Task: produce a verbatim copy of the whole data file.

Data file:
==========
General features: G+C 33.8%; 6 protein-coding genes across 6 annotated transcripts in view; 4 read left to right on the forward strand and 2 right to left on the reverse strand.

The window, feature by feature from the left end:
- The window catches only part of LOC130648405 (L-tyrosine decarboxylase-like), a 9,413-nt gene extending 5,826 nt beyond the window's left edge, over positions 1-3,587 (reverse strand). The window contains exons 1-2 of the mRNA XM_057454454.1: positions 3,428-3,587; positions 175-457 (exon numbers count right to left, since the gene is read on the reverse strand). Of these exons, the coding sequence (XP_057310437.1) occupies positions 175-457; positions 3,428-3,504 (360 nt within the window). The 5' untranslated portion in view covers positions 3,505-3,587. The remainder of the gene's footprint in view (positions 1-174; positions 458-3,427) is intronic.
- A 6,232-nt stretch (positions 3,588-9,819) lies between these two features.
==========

General features: G+C 33.8%; 6 protein-coding genes across 6 annotated transcripts in view; 4 read left to right on the forward strand and 2 right to left on the reverse strand.

The window, feature by feature from the left end:
- The window catches only part of LOC130648405 (L-tyrosine decarboxylase-like), a 9,413-nt gene extending 5,826 nt beyond the window's left edge, over positions 1-3,587 (reverse strand). The window contains exons 1-2 of the mRNA XM_057454454.1: positions 3,428-3,587; positions 175-457 (exon numbers count right to left, since the gene is read on the reverse strand). Of these exons, the coding sequence (XP_057310437.1) occupies positions 175-457; positions 3,428-3,504 (360 nt within the window). The 5' untranslated portion in view covers positions 3,505-3,587. The remainder of the gene's footprint in view (positions 1-174; positions 458-3,427) is intronic.
- A 6,232-nt stretch (positions 3,588-9,819) lies between these two features.